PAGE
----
County Fair Board could send Renaissance plan to commissioners
Annual festival's proposed contract still needs approval from top officials
Washington County's Fair Board is expected to ask the Board of County Commissioners Wednesday night to review and approve a new contract for a Renaissance fair at the county fairgrounds.
The board meets at 4:30 p.m. Wednesday at the county fairgrounds main exhibit hall-south, 873 N.E. 34th Ave., Hillsboro. The Renaissance fair proposal is one of several items on the board's agenda.
If the board agrees to send the proposal to the county commissioners, it also would open the door to review of the plan by a 15- to 20-member 'Fairgrounds Revitalization Task Force' being formed to discuss the festival and other changes to the fair facilties.
Members of the task force have not been selected. County officials could put the group together in the next couple of weeks, with a review of the Renaissance fair proposal as its first task.
County commissioners will have the final say on the proposal, said Don Hillman, Washington County Fair Complex executive director. Commissioners would be expected to negotiate and approve any long-term deal to bring a Renaissance festival to the fairgrounds, he said.
'We do not have a contract yet,' Hillman said.
'The staff work is done, from the standpoint of doing our due diligence to look into the company and the proposal, see how it operates its' two current festivals, conducting the initial discussion on the lease terms and so on. Hanging on to the proposed project any longer in our office doesn't serve any real purpose, since the final decision has to come from the board of commissioners.'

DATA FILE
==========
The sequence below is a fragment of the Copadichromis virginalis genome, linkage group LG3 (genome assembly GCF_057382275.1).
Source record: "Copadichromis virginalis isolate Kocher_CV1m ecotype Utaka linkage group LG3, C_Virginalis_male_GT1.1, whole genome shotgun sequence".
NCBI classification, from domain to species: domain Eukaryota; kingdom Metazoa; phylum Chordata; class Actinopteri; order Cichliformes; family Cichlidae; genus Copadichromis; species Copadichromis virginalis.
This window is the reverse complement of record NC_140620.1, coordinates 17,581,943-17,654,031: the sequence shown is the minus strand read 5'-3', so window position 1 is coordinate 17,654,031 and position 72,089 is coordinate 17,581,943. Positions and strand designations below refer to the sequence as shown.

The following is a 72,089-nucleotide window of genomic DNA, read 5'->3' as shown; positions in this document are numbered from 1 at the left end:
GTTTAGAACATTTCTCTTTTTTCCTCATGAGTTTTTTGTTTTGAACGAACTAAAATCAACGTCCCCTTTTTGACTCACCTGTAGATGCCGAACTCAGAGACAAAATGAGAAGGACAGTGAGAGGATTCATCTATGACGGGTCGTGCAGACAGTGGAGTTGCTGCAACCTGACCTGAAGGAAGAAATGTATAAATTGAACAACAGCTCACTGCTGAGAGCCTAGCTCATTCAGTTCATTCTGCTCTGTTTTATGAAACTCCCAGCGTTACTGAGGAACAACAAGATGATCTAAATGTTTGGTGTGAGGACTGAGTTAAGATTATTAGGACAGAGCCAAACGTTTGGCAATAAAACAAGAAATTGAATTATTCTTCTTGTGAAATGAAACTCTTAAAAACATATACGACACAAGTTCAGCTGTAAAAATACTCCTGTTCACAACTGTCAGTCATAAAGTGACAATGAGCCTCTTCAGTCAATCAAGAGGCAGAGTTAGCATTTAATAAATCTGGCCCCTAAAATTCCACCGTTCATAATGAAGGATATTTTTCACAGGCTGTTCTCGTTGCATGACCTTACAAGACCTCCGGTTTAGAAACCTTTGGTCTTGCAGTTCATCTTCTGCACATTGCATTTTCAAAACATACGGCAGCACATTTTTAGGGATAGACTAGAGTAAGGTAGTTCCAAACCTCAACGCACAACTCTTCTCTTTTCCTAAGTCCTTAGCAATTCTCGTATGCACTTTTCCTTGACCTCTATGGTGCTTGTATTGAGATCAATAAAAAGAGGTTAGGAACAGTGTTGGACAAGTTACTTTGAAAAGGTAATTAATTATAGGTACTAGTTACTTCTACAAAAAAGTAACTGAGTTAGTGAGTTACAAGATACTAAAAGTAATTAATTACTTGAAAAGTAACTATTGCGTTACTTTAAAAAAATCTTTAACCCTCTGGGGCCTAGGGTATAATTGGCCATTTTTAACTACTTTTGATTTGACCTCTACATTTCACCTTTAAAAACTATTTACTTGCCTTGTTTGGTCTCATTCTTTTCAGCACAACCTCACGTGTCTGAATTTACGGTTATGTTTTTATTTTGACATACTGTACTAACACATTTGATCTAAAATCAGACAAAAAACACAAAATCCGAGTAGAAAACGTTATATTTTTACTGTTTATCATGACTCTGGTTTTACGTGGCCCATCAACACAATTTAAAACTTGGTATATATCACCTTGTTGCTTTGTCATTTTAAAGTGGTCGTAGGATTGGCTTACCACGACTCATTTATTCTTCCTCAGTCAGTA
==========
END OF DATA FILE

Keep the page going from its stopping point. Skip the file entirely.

Fairgrounds officials and Fair Board members have talked with representatives of Oregon Renaissance Festival Inc. since September about plans to locate an extravagent event on a large part of the fairgrounds for nearly two months each summer beginning in July 2008.
Oregon Renaissance Festival is part of the Renaissance Festival and Artisan Marketplace group that organizes similar fairs in Arizona and North Carolina. The events feature period music, artwork, food and amusement rides. They also feature lords, ladies, knights, knaves, jesters, jousters and troubadors who attend in costume and pretend it is the Renaissance.
Under the proposal, Oregon Renaissance Festival Inc. would operate a fair on about 25 acres of the facility for seven or eight consecutive weekends during the summer. The company could invest $1 million to $2 million in site improvements, such as stages, vendor booths, paths and major modifications to the main exhibit hall and arena.
It could take about six months to make the improvements and build fair facilities once the contract is approved.
When the Renaissance festival proposal surfaced last fall, county officials said it could be a boost to the fairgrounds. They said the Renaissance fair could draw 10,000 to 15,000 people a day to the area and provide hundreds of new jobs. They also said the plan wouldn't involve the sale of county property, only a 20-year lease for the site, with a five-year option.
The proposal also could bring in thousands of dollars in revenue for the county, although estimates vary and have changed since the idea first surfaced.